As a content marketer, do you take client success personally if a client rejects your advice, fails to complete your program, or complains they didn’t get what you promised?
Maybe you write them off as a difficult or uncommitted client. Or, do you torture yourself by trying to figure out what you did wrong and how you can fix it?
You want to believe as a content marketer your offer is a solution to your client’s problem. They should be reaping the success benefits, yet they don’t.
What you may not realize is that you are in the role of changing the minds of people who find it hard to change their minds.
The Brain Threat
One of the reasons clients may fail to make beneficial changes is because change itself is an underlying fear and anxiety threat.
Two primary brain areas are involved. You are probably more familiar with the limbic system with its fight or flight responses. The other is the VMPC (ventromedial prefrontal cortex). A large sensory processing area affecting emotions, risk assessment, fear, and decision-making.
Your brain is wonderfully designed to find ways to protect you even if lions and tigers are highly unlikely to cross your path. Today’s dangers are more likely to be your own conscious and unconscious beliefs. These beliefs are known as “cognitive biases” and take many different forms.
- Similar patterns of information processing and thinking that support personal beliefs
- May be held as either conscious or unconscious beliefs
- Affect behavior, judgment, and decision-making
- May appear to be unreasonable, illogical or show poor judgment in relation to circumstances
Clients often have a confirmation bias of preconceived ideas and expectations. Some may think your solution will be a quick fix, it doesn’t require having to learn a whole new process, or require making changes that carry risk or uncertainty.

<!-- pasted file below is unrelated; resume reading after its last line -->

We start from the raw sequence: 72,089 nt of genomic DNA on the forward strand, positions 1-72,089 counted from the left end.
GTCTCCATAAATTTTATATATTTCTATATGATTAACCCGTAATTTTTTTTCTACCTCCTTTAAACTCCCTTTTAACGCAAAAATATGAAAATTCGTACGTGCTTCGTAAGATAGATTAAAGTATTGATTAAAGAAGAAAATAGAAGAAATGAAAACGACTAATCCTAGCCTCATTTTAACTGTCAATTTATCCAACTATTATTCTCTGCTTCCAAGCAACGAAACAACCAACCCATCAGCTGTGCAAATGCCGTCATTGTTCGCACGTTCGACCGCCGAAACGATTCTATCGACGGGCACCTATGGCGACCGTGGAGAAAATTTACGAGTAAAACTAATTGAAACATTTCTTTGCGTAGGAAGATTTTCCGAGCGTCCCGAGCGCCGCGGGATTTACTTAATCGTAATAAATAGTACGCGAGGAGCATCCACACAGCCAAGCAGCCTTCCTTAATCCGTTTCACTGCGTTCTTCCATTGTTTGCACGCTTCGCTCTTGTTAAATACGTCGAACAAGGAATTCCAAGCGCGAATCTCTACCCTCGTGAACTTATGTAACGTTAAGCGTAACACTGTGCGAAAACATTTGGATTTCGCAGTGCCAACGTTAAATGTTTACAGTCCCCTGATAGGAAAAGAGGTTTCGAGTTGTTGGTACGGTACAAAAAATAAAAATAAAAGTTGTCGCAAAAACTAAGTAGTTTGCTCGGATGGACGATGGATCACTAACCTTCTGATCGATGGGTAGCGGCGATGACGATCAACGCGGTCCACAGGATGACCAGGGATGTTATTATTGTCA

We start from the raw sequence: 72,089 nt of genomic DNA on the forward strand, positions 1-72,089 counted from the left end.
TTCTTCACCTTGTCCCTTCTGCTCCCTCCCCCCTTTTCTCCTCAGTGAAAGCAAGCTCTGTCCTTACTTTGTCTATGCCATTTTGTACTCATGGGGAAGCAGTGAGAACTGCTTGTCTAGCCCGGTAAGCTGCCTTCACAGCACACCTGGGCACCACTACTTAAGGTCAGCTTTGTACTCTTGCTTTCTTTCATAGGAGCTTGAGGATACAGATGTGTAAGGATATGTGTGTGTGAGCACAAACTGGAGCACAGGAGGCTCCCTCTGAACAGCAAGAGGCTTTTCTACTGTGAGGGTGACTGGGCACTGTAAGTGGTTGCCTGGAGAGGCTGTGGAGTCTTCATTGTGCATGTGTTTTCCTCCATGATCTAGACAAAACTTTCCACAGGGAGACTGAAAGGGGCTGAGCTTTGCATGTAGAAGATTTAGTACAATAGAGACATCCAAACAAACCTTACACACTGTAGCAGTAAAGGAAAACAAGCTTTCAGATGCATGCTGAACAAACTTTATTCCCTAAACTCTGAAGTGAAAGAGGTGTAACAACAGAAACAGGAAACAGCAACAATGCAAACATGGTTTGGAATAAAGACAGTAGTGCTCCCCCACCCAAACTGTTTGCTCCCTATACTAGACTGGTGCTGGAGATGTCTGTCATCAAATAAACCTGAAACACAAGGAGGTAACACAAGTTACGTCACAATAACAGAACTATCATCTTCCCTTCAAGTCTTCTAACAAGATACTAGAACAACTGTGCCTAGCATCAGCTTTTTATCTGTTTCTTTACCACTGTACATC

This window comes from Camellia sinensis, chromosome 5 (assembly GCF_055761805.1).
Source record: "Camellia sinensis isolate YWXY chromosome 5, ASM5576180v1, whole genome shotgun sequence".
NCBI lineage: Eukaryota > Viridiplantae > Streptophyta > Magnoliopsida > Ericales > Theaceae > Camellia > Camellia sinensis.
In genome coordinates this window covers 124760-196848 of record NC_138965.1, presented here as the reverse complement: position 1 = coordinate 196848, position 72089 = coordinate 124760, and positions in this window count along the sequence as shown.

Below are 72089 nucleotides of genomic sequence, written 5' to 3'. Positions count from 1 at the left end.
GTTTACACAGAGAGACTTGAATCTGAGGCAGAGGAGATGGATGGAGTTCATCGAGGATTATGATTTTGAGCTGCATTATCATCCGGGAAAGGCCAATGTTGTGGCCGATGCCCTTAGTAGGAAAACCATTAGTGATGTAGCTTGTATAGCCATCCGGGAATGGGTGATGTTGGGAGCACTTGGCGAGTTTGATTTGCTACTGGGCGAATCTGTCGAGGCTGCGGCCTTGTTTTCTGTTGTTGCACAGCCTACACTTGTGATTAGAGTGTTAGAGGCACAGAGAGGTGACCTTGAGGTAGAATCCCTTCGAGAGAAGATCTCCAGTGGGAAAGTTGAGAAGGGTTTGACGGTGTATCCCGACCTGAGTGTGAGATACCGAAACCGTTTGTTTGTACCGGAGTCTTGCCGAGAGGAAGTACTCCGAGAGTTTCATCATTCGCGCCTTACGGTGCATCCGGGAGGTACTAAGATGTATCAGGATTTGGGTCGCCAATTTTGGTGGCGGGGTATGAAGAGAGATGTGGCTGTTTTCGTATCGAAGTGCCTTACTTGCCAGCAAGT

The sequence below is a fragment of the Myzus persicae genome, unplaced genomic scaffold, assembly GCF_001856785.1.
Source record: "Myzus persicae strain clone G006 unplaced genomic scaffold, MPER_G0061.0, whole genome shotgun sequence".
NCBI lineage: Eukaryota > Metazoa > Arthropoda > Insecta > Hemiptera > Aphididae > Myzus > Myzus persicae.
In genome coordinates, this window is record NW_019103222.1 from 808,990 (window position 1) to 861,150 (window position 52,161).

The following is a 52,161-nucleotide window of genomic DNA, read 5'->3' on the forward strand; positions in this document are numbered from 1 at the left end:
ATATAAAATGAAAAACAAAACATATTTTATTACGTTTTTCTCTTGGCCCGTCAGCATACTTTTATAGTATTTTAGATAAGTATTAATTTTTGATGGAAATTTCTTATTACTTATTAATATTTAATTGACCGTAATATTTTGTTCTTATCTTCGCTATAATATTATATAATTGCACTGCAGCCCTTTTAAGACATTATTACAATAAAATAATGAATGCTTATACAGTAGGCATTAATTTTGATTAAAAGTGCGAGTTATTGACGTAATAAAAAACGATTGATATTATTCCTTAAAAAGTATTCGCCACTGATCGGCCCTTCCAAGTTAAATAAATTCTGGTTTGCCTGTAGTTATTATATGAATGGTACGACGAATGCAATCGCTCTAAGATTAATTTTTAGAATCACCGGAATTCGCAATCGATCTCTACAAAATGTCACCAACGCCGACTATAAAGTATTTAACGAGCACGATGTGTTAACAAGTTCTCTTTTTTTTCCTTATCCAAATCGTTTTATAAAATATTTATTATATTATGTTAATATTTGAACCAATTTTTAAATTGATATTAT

Anything that may be a challenge for time, learning or having to change can be perceived as a threat.
Even though the benefits would far outweigh the threat of change, the brain’s decision choice is to stay with the status quo and avoid risk and uncertainty. Yes, even when they have fully paid and are not asking for a refund.
It’s common for clients to also believe they are the masters of control. It’s an illusion that also extends to overestimating their confidence, optimism and being able to plan for everything.
For some, being asked to make changes can be perceived as a threat to these abilities. It can even be interpreted as an attack on freedom of choice. It’s easier to rationalize an illogical reason to abandon ship than to surrender any ego biases.
Clients also seek out authority figures for their knowledge.
However, there’s a kind of authority bias according to Denise Green, author of Why Brains Hate Advice, where the focus is on superior information rather than personal benefits. In other words, clients want authority information but it doesn’t mean they are going to change and act on it.
Others are clients who resist the authority of the impartial assessment or advice they’ve paid for. This doesn’t seem logical since they claim they want the service yet reject the results.
For them, it’s easier to reject making any changes that challenge their beliefs about their business. It would not be uncommon to avoid success by saying “But, you really don’t understand me, my business, my vision, or what and how I want to make things happen. “
It almost comes down to a test of wills. You the content marketer with a solution versus clients who want your services but are resisting any changes to make them successful.
However, that doesn’t that mean there’s nothing you can do!
Researcher Emily Falk found a simple technique that has an effect on cognitive biases. In a study, when subjects were asked to review their personal core values first, they were more receptive to taking subsequent advice.
According to Falk, the act of focusing on core values appears to stimulate the VMPC area of the brain (emotions, risk assessment, fear, and decision-making) changes how it responds to messages.
Doctors find this valuable for patients who are resistant to making changes to improve their health. Having patients focus on their core values first helps them to be more receptive to taking health and life-changing advice.
The same can be applied to clients by using their core value to increase their chances of success when dealing with their own biases.
In the next posting, we’ll explore how to uncover your client’s core values and how you can use them to help your clients achieve greater success.
Do you have any thoughts as to why you think your clients might not take advantage of all the benefits you promote?
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